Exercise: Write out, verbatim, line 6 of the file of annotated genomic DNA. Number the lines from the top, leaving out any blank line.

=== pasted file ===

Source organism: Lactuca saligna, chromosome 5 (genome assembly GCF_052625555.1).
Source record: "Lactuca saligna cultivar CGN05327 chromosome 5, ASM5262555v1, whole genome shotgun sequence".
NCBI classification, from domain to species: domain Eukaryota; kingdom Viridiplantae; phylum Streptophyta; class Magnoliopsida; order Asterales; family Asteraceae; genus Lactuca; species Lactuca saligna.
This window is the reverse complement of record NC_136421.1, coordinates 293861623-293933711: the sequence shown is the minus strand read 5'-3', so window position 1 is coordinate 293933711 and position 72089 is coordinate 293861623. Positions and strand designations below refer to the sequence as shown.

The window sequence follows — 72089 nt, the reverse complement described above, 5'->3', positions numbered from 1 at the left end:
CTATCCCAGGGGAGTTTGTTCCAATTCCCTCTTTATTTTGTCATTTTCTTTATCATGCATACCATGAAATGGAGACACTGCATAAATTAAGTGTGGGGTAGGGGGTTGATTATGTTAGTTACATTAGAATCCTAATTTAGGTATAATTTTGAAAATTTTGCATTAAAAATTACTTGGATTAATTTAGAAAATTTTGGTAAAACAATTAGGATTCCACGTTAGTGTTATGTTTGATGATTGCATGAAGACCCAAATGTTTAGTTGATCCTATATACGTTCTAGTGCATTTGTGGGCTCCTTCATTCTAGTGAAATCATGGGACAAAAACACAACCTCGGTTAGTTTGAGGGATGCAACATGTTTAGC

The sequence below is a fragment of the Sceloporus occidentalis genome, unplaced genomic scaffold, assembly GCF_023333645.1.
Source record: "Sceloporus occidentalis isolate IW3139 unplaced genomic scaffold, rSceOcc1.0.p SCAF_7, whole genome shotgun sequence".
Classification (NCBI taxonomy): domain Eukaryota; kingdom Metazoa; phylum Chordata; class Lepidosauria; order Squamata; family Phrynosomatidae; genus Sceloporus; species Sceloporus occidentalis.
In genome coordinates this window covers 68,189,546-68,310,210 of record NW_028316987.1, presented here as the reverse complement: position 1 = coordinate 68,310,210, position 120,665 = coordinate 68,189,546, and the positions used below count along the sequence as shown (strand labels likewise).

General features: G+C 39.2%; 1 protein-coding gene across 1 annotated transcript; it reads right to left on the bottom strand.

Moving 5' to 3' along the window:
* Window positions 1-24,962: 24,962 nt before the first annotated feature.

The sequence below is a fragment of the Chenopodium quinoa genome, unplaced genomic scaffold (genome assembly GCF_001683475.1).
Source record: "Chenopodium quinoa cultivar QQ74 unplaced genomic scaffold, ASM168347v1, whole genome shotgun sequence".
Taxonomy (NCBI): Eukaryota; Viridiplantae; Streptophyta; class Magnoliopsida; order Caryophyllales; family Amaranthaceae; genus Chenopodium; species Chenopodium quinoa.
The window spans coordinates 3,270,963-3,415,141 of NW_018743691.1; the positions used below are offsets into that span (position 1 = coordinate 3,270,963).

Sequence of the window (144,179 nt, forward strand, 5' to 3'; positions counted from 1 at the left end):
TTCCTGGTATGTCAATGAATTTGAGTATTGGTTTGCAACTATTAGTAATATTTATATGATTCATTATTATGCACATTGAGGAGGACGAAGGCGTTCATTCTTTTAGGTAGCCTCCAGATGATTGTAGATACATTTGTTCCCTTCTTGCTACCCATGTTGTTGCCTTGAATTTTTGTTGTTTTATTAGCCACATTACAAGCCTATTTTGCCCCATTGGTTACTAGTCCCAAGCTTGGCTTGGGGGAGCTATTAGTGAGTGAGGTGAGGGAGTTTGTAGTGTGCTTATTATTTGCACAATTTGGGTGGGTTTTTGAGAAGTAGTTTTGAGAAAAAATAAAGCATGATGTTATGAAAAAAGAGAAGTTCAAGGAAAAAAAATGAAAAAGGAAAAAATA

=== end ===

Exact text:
CTATCCCAGGGGAGTTTGTTCCAATTCCCTCTTTATTTTGTCATTTTCTTTATCATGCATACCATGAAATGGAGACACTGCATAAATTAAGTGTGGGGTAGGGGGTTGATTATGTTAGTTACATTAGAATCCTAATTTAGGTATAATTTTGAAAATTTTGCATTAAAAATTACTTGGATTAATTTAGAAAATTTTGGTAAAACAATTAGGATTCCACGTTAGTGTTATGTTTGATGATTGCATGAAGACCCAAATGTTTAGTTGATCCTATATACGTTCTAGTGCATTTGTGGGCTCCTTCATTCTAGTGAAATCATGGGACAAAAACACAACCTCGGTTAGTTTGAGGGATGCAACATGTTTAGC